Lord Alan Sugar is Britain’s answer to Donald Trump. Well as much as in that he’s the man behind the desk firing people on the UK’s “Apprentice”.
He’s also pretty active on Twitter having just short of 2 million followers, so it’s not an understatement to say, he’s pretty popular and influential when compared to the average person.
Anyhow, on this lazy Sunday morning, I was scrolling through my tweets when I came across this one:
In case you’re wondering, this was very much a sarcastic tweet.
Kevin O’Sullivan, is a Journalist with the British newspaper the Mirror, and he clearly wrote an article on the Apprentice which wasn’t to Lord Sugars’ liking.
Put yourself in Lord Sugar’s position. You work hard, create a (in your opinion) great T.V. show and some reporter unfairly criticizes it. It’s not something you can really take to court. So your options are to either accept it and shut up, or you retaliate by sharing your pain with your twitter followers.
The problem with this approach is that conceptually, this is not too far off from what a group like Anonymous would do.
Let’s look at some of the characteristics:
1. A person or company make a statement, perform an action or support a cause that you do not agree with.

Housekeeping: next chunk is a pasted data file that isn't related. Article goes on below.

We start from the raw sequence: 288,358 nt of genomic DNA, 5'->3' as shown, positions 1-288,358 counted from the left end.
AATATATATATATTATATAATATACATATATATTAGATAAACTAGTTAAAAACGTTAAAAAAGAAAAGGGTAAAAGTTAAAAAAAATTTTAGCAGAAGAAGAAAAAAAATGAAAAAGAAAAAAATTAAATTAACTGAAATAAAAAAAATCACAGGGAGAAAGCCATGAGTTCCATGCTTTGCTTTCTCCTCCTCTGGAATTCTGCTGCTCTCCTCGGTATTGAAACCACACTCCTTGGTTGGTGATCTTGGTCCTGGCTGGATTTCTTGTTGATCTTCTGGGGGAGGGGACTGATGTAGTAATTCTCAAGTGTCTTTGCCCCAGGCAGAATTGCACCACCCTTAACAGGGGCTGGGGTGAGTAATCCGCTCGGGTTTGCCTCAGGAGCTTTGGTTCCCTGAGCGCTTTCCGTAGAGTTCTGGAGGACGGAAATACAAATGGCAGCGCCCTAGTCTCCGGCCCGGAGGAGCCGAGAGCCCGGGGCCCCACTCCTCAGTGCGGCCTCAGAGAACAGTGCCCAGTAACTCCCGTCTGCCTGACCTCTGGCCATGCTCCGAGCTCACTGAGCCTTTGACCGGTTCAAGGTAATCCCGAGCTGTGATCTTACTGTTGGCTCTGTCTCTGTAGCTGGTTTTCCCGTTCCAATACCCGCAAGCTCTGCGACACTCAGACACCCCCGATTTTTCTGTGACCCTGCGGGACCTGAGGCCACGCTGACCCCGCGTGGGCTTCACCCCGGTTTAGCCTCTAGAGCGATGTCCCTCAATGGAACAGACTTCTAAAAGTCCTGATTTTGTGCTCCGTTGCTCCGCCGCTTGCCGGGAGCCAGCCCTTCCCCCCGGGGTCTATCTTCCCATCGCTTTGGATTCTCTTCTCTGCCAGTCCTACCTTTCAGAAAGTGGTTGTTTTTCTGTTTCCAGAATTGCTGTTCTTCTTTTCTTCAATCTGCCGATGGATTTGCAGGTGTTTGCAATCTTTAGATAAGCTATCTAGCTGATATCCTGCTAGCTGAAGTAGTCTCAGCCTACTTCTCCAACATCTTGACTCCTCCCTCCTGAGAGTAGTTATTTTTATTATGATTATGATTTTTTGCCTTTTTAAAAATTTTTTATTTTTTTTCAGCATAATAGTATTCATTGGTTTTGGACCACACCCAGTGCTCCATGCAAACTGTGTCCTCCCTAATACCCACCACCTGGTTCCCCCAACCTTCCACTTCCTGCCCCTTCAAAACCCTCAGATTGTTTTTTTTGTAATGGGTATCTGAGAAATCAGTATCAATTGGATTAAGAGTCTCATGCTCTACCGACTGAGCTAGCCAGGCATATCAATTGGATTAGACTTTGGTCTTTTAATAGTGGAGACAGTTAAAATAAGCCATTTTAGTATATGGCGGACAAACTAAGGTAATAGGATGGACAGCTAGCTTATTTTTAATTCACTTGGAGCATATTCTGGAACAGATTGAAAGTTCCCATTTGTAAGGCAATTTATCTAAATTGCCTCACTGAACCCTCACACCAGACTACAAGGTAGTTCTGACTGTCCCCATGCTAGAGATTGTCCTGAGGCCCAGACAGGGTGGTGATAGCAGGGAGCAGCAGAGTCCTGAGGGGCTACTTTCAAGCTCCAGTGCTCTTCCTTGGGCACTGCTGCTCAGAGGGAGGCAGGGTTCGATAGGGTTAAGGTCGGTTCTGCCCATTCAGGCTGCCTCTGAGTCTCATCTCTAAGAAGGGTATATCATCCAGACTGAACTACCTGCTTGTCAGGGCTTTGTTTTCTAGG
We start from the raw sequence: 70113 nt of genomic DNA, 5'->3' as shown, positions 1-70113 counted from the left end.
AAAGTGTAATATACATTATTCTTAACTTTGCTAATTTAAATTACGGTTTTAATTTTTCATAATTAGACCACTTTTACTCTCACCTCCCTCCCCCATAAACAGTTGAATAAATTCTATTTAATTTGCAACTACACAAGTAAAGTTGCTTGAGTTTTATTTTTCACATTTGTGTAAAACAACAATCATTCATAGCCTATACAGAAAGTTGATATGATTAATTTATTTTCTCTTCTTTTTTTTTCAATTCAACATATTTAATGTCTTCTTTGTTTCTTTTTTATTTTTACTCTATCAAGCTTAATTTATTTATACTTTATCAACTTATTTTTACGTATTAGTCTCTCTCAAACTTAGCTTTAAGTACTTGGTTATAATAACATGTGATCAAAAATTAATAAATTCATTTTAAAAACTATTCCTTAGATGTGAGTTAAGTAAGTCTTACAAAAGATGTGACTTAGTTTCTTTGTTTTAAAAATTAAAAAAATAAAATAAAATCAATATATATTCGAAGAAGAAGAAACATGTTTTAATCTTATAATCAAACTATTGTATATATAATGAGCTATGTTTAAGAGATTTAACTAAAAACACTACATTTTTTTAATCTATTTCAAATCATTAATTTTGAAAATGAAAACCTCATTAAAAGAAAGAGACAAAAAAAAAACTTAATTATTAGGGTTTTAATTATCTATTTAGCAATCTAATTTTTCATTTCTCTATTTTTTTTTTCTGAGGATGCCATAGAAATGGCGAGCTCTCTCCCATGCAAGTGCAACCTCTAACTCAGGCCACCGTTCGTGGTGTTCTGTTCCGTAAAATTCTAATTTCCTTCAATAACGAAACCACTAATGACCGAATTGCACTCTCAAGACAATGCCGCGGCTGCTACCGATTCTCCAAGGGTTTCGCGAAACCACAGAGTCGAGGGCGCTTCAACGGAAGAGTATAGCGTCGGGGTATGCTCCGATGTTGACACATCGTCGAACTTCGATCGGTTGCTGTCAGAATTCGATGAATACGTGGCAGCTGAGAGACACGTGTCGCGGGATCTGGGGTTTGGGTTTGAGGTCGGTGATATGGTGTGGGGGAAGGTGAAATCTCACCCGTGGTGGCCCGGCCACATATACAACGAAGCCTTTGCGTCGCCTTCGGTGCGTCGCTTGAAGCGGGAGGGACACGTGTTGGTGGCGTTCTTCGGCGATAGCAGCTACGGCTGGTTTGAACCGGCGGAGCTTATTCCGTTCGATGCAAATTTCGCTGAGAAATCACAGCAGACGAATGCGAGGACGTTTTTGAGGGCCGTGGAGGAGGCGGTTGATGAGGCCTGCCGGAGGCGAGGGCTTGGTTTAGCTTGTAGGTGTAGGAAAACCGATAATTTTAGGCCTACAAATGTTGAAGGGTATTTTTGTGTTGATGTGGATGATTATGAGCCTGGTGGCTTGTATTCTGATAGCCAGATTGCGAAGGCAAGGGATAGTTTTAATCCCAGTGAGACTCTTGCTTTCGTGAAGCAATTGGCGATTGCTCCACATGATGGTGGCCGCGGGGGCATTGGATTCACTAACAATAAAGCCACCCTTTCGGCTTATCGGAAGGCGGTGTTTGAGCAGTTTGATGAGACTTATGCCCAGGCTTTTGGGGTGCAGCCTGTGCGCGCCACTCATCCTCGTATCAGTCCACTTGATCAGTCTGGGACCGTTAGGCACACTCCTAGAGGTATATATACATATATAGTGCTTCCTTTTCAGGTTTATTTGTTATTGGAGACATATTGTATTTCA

2. You feel as if there is no “fair” legal route you can pursue.
3. You launch a retaliation to make a statement such as a DDOS or more sophisticated attack (and as a byproduct instill fear in anyone else ever thinking of going against you).
4. In the process of retaliation personal details are usually leaked
I’m not an expert in Anonymous or their real motives or actions, but you can find out more if you have a read of Josh Corman and Brian Martin’s article which goes into the workings of Anonymous in greater detail.
I’m keeping this at a high level and simply asking the question that if Lord Sugar read something he didn’t agree with and instead of privately sharing his thoughts, or being in any way constructive, he exposed the email address of Kevin OSullivan and invited 2million people to DDOS his inbox.
Knowing full well that a lot of people will end up hurling insults at Mr. O’Sullivan purely for having an opinion. Thus sending a clear message out to other journalists that if they dare print anything that his Sugar-ness doesn’t agree with, they could face the wrath of his social media army.
Maybe there is absolutely nothing with this. Maybe this is how business will be conducted from now on.
But then, we must also stop using phrases like ‘terrorist activity’ to describe Anonymous when they simply ask a few million people to DDOS a company’s website because they don’t agree with some of their policies.
We can’t have it both ways.
Cross-posted from J4VV4D